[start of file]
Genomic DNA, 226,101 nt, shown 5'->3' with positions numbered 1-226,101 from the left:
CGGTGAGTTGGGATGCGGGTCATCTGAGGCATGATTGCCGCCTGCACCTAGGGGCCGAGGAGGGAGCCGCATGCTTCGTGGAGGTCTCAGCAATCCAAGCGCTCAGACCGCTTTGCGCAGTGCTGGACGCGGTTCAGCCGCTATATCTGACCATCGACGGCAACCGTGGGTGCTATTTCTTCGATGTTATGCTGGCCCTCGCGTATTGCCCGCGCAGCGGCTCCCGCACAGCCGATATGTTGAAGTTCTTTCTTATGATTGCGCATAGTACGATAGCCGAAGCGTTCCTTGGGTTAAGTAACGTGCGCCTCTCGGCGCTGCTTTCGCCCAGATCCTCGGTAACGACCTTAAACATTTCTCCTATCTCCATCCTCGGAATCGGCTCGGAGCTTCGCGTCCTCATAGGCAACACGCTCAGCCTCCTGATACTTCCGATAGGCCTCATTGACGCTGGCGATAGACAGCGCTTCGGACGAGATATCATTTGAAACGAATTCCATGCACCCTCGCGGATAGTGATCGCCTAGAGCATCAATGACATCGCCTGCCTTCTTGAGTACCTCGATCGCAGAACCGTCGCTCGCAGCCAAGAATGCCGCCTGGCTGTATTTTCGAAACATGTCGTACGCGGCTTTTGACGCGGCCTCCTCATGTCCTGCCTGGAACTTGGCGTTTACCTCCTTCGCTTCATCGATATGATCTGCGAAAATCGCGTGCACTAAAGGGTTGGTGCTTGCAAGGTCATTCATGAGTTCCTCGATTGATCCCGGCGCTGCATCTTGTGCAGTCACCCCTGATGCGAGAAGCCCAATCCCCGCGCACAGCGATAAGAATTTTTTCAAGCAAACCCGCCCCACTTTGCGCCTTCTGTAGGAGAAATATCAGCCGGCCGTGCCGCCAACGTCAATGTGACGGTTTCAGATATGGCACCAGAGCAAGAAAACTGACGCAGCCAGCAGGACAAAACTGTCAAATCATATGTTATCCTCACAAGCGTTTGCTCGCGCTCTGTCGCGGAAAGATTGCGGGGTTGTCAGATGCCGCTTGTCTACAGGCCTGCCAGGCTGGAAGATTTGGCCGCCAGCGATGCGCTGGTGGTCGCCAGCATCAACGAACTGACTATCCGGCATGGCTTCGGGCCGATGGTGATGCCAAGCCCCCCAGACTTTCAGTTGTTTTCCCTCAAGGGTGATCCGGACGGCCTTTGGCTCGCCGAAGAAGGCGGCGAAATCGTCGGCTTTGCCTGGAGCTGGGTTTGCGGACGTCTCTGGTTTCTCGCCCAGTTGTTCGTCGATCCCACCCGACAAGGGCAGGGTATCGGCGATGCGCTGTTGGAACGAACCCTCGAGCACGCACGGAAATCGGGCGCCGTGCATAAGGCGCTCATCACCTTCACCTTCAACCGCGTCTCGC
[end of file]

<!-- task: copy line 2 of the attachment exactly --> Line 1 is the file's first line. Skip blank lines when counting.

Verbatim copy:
CGGTGAGTTGGGATGCGGGTCATCTGAGGCATGATTGCCGCCTGCACCTAGGGGCCGAGGAGGGAGCCGCATGCTTCGTGGAGGTCTCAGCAATCCAAGCGCTCAGACCGCTTTGCGCAGTGCTGGACGCGGTTCAGCCGCTATATCTGACCATCGACGGCAACCGTGGGTGCTATTTCTTCGATGTTATGCTGGCCCTCGCGTATTGCCCGCGCAGCGGCTCCCGCACAGCCGATATGTTGAAGTTCTTTCTTATGATTGCGCATAGTACGATAGCCGAAGCGTTCCTTGGGTTAAGTAACGTGCGCCTCTCGGCGCTGCTTTCGCCCAGATCCTCGGTAACGACCTTAAACATTTCTCCTATCTCCATCCTCGGAATCGGCTCGGAGCTTCGCGTCCTCATAGGCAACACGCTCAGCCTCCTGATACTTCCGATAGGCCTCATTGACGCTGGCGATAGACAGCGCTTCGGACGAGATATCATTTGAAACGAATTCCATGCACCCTCGCGGATAGTGATCGCCTAGAGCATCAATGACATCGCCTGCCTTCTTGAGTACCTCGATCGCAGAACCGTCGCTCGCAGCCAAGAATGCCGCCTGGCTGTATTTTCGAAACATGTCGTACGCGGCTTTTGACGCGGCCTCCTCATGTCCTGCCTGGAACTTGGCGTTTACCTCCTTCGCTTCATCGATATGATCTGCGAAAATCGCGTGCACTAAAGGGTTGGTGCTTGCAAGGTCATTCATGAGTTCCTCGATTGATCCCGGCGCTGCATCTTGTGCAGTCACCCCTGATGCGAGAAGCCCAATCCCCGCGCACAGCGATAAGAATTTTTTCAAGCAAACCCGCCCCACTTTGCGCCTTCTGTAGGAGAAATATCAGCCGGCCGTGCCGCCAACGTCAATGTGACGGTTTCAGATATGGCACCAGAGCAAGAAAACTGACGCAGCCAGCAGGACAAAACTGTCAAATCATATGTTATCCTCACAAGCGTTTGCTCGCGCTCTGTCGCGGAAAGATTGCGGGGTTGTCAGATGCCGCTTGTCTACAGGCCTGCCAGGCTGGAAGATTTGGCCGCCAGCGATGCGCTGGTGGTCGCCAGCATCAACGAACTGACTATCCGGCATGGCTTCGGGCCGATGGTGATGCCAAGCCCCCCAGACTTTCAGTTGTTTTCCCTCAAGGGTGATCCGGACGGCCTTTGGCTCGCCGAAGAAGGCGGCGAAATCGTCGGCTTTGCCTGGAGCTGGGTTTGCGGACGTCTCTGGTTTCTCGCCCAGTTGTTCGTCGATCCCACCCGACAAGGGCAGGGTATCGGCGATGCGCTGTTGGAACGAACCCTCGAGCACGCACGGAAATCGGGCGCCGTGCATAAGGCGCTCATCACCTTCACCTTCAACCGCGTCTCGC